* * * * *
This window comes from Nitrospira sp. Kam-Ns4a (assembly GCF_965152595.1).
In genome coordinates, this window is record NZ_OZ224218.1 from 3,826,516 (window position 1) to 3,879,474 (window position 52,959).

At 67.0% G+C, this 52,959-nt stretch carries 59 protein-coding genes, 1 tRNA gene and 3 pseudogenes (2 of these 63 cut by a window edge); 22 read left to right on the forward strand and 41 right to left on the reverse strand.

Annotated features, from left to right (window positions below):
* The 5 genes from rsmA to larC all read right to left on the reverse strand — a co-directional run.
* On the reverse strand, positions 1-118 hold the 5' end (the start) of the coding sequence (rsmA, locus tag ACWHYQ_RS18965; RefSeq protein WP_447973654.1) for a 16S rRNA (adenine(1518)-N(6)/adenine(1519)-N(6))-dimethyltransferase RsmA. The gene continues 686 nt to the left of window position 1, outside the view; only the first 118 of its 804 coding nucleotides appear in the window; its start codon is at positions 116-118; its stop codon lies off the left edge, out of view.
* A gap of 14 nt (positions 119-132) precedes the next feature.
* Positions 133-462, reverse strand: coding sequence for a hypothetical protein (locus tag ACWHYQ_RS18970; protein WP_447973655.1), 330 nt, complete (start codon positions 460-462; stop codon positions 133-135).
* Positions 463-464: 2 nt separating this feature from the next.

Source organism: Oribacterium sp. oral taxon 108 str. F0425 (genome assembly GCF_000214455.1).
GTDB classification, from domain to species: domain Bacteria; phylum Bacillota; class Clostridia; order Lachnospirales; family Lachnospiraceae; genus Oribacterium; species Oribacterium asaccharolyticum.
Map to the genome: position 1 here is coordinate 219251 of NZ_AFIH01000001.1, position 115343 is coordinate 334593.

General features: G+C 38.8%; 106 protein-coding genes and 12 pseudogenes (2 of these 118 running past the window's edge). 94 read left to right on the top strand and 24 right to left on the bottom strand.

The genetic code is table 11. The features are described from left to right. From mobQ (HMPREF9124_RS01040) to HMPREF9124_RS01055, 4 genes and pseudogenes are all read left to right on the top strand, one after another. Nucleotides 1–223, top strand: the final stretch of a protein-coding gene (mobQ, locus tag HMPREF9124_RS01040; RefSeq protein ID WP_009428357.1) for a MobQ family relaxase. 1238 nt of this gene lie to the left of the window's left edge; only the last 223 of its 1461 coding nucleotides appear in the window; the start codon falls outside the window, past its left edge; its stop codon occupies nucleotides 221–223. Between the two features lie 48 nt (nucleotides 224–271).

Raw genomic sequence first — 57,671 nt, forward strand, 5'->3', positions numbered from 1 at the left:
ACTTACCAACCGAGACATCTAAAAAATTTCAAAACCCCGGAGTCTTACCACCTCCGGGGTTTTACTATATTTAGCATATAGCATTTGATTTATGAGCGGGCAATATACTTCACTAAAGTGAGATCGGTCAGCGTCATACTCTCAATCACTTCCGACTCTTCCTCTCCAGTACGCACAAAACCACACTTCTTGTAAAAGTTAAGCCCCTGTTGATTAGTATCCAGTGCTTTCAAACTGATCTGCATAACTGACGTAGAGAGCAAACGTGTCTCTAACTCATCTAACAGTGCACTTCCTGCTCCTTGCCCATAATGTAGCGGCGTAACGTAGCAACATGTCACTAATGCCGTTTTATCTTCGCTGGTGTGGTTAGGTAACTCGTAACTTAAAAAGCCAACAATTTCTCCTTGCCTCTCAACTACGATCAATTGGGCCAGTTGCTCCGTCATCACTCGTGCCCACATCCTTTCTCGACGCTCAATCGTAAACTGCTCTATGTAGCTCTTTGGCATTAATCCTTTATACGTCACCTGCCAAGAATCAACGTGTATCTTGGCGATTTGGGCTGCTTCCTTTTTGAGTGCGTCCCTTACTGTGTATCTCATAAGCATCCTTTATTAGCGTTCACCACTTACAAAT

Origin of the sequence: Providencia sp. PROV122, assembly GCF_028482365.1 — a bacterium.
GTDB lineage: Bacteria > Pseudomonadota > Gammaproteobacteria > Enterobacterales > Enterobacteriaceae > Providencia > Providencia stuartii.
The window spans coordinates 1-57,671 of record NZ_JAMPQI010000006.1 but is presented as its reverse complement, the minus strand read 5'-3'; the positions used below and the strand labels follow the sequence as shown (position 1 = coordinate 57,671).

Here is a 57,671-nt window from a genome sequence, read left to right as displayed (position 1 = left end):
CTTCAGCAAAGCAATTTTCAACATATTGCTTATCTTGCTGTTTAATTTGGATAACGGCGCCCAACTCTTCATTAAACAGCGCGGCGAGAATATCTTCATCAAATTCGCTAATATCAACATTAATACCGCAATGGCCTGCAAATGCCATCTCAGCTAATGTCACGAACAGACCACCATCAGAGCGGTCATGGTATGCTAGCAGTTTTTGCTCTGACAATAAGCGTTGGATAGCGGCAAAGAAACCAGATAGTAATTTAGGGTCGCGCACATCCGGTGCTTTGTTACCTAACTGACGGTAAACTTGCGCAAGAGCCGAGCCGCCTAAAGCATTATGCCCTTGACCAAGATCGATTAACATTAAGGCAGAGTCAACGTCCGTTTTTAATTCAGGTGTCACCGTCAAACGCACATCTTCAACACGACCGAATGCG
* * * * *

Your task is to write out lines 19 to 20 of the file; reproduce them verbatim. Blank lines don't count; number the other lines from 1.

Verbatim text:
The window spans coordinates 1-57,671 of record NZ_JAMPQI010000006.1 but is presented as its reverse complement, the minus strand read 5'-3'; the positions used below and the strand labels follow the sequence as shown (position 1 = coordinate 57,671).

Here is a 57,671-nt window from a genome sequence, read left to right as displayed (position 1 = left end):